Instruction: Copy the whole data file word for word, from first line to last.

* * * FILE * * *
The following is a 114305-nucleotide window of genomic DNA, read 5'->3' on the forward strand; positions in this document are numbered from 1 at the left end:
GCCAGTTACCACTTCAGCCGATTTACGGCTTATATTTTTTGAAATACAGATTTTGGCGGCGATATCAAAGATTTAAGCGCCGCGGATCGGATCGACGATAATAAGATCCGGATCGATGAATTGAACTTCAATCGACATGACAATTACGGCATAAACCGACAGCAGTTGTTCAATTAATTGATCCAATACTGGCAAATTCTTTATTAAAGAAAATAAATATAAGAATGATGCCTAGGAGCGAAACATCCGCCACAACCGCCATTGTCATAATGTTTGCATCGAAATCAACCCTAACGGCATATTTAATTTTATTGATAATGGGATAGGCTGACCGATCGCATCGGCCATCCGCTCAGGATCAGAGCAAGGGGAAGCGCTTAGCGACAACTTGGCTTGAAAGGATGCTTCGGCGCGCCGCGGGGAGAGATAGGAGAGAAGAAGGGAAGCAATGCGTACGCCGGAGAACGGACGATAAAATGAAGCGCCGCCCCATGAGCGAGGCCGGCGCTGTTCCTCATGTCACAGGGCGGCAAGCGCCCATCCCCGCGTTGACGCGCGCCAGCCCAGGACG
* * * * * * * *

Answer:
The following is a 114305-nucleotide window of genomic DNA, read 5'->3' on the forward strand; positions in this document are numbered from 1 at the left end:
GCCAGTTACCACTTCAGCCGATTTACGGCTTATATTTTTTGAAATACAGATTTTGGCGGCGATATCAAAGATTTAAGCGCCGCGGATCGGATCGACGATAATAAGATCCGGATCGATGAATTGAACTTCAATCGACATGACAATTACGGCATAAACCGACAGCAGTTGTTCAATTAATTGATCCAATACTGGCAAATTCTTTATTAAAGAAAATAAATATAAGAATGATGCCTAGGAGCGAAACATCCGCCACAACCGCCATTGTCATAATGTTTGCATCGAAATCAACCCTAACGGCATATTTAATTTTATTGATAATGGGATAGGCTGACCGATCGCATCGGCCATCCGCTCAGGATCAGAGCAAGGGGAAGCGCTTAGCGACAACTTGGCTTGAAAGGATGCTTCGGCGCGCCGCGGGGAGAGATAGGAGAGAAGAAGGGAAGCAATGCGTACGCCGGAGAACGGACGATAAAATGAAGCGCCGCCCCATGAGCGAGGCCGGCGCTGTTCCTCATGTCACAGGGCGGCAAGCGCCCATCCCCGCGTTGACGCGCGCCAGCCCAGGACG